Residential Care Subsidies (RCS)
It is never too early to start planning for your retirement. Often, it is those who plan early and adapt overtime that reap the benefits in the long term.
If assessed as requiring long term residential care in a hospital or rest home, one may be eligible for the RCS, which is funded by Work and Income at the Ministry of Social Development (MSD). The RCS is paid directly to the care provider and can assist in covering the costs payable for such care. At times, residential care may be the most appropriate – or only – option.
Complexities in this area of law include the MSD tending to take a strict and stringent approach in their assessments and legal advice being very circumstance specific.
Eligibility depends on a range of factors including:
1. Being formally assessed as requiring long term residential care in an approved facility. In our experience, this generally means that you have ongoing high needs and cannot be safely cared for in your own home;
2. Receiving contracted care services;
3. Being aged 65 or older or 50 to 64 and single with no dependent children;
4. Meeting the asset thresholds, which we discuss further below; and
5. Meeting the income threshold to determine how much you will have to contribute towards the cost of your care from any regular income you receive, including your pension.
Assessment of Personal Assets against Asset Thresholds
MSD assesses the applicant’s assets against the stipulated asset thresholds to determine the applicant’s ability to pay for care. These thresholds tend to be increased annually in July. As of 1 July 2022, the asset thresholds for people aged over 65 are:
If the applicant is single or widowed: $256,554.
If the applicant and their partner both require care: $256,554 between the applicant and their partner.
If only one partner requires care:
1. $140,495 (excluding the value of the house and car) between the applicant and their partner; or
2. $256,554 (including the value of the house and car) between the applicant and their partner.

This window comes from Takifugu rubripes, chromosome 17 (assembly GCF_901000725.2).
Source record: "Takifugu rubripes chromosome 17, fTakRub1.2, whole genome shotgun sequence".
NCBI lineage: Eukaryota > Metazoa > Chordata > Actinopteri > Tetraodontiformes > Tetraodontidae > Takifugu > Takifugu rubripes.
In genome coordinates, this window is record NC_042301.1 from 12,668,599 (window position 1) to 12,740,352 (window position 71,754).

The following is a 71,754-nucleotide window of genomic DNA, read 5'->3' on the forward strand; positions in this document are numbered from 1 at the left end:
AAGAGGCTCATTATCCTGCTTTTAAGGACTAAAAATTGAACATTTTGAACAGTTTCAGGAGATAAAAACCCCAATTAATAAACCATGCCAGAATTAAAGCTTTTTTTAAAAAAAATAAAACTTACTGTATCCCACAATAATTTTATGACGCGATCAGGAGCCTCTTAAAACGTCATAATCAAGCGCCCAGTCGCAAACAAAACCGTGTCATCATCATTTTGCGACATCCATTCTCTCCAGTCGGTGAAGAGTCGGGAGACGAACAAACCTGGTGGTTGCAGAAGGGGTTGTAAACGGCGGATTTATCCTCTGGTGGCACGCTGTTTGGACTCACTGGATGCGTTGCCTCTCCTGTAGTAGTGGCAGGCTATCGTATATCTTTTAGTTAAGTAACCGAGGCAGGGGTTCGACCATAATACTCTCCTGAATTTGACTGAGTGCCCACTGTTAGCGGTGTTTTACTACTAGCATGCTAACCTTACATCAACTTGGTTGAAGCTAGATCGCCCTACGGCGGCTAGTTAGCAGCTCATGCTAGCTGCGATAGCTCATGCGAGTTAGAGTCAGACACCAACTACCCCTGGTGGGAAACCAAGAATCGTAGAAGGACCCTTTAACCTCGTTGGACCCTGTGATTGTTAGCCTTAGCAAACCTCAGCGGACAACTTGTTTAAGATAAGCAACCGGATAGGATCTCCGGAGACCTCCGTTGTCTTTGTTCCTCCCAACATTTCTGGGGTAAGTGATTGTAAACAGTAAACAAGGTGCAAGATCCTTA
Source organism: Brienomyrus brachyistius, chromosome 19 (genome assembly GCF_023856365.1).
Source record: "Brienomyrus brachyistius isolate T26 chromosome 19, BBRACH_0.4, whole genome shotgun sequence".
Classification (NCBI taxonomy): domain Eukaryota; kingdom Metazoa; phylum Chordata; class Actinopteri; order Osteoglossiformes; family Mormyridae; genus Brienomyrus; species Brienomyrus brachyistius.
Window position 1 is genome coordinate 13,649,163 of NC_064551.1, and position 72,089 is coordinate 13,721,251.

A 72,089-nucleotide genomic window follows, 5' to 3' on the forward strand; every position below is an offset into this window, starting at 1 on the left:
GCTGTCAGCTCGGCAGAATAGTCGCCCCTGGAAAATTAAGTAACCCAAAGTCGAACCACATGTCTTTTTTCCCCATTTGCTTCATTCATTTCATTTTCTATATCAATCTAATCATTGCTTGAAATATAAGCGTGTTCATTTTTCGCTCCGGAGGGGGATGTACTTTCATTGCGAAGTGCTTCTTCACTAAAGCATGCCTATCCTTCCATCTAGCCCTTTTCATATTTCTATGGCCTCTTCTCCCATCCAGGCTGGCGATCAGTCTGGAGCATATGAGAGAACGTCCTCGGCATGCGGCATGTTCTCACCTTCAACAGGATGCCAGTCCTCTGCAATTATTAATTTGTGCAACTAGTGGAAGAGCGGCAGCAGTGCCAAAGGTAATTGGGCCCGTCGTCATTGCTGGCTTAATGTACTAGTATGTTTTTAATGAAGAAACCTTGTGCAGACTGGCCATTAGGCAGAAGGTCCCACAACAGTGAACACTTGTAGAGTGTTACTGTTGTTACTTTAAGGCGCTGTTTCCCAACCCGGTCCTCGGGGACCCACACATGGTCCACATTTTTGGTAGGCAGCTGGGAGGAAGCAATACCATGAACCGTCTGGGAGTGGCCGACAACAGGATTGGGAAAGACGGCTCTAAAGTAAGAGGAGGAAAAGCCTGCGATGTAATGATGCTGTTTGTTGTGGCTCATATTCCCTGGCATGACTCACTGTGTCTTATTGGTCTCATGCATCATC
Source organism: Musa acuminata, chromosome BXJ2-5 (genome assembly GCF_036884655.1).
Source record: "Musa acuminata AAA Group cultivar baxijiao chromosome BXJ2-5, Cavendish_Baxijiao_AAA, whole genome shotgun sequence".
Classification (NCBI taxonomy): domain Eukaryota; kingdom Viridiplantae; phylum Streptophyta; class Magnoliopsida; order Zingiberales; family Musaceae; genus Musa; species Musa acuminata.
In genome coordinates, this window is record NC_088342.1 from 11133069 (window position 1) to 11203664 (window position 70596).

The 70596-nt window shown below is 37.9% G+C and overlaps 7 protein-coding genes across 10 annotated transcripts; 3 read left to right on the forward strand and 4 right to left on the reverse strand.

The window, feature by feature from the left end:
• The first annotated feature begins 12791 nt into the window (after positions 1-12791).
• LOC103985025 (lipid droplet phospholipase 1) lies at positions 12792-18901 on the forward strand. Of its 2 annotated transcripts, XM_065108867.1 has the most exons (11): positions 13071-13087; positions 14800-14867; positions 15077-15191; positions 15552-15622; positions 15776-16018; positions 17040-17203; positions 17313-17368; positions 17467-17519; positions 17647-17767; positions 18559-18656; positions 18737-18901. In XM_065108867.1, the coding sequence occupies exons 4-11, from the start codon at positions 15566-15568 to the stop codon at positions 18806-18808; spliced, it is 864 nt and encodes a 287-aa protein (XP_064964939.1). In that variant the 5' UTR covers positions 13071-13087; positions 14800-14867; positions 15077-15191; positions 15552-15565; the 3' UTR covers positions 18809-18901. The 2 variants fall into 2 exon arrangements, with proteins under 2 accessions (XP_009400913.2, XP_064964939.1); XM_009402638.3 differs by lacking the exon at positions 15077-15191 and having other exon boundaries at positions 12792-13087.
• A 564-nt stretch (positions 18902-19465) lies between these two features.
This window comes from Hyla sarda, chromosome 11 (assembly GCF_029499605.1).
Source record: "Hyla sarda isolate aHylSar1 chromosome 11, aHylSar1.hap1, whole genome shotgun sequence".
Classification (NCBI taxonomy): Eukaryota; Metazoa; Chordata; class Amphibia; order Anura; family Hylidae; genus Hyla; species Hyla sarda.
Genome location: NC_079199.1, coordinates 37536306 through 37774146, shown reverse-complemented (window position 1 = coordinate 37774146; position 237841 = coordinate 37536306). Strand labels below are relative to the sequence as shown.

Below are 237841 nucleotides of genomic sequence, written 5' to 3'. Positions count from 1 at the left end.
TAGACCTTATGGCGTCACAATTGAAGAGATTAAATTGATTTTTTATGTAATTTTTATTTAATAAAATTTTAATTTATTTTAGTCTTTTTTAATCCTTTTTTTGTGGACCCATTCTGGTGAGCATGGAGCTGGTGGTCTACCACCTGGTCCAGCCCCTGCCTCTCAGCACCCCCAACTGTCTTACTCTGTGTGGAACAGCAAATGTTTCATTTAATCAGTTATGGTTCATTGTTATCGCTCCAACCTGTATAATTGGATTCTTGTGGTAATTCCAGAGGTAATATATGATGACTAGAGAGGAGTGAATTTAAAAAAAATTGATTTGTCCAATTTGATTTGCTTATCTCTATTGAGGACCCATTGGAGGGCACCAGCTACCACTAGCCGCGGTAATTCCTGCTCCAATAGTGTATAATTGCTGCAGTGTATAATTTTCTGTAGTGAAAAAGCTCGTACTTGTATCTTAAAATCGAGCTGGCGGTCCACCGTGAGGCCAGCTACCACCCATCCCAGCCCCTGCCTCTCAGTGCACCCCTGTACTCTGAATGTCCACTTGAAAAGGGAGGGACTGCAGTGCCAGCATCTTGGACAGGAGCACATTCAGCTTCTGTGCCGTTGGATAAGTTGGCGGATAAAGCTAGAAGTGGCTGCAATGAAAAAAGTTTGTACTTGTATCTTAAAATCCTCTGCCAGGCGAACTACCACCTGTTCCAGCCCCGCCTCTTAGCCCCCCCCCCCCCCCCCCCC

Note that the Residential Care Unit tend to use the most advantageous threshold for the applicant in their assessments.
If the applicant is in a relationship, any assets owned jointly and individually are included in the means assessment. This is the case even if you have a contracting-out (“pre nup”) in place.
There are some assets exempted from the assessment, including some pre-paid funeral costs.
Assessment of Personal Income Against Income Thresholds
In terms of gifting of income (eg gifting assets that generate income such as rental properties, shares etc), MSD can look as far back as they want to. There appears to be no thresholds in relation to the gifting of income. However, this is not to say that there are no consequences of doing so.
There has been a circumstance whereby an income generating asset that was gifted to the Trust 30 years ago contributed towards the MSD declining a RCS application.
Trusts & Allowable Gifting
Previously, part of the reason why Trusts were likely settled was potential eligibility for the RCS if the scenario presented itself. To contribute towards possibly achieving eligibility, the family home was traditionally gifted into the Trust at rate of $27,000 per year per person supported by way of Deed of Gift and Statements filed before Inland Revenue.
The Courts have provided clarification on the rate of allowable gifts. The previous understanding was that $27,000 could be gifted by an individual per annum and, therefore, $54,000 per couple per annum. The Courts clarified that WINZ can determine their own rates. As such, WINZ now allows gifts of $13,500 per person per annum and, therefore, $27,000 per couple per annum with no clawback. This was backdated, directly impacting many Trusts with gifting regimes based on the previous understanding.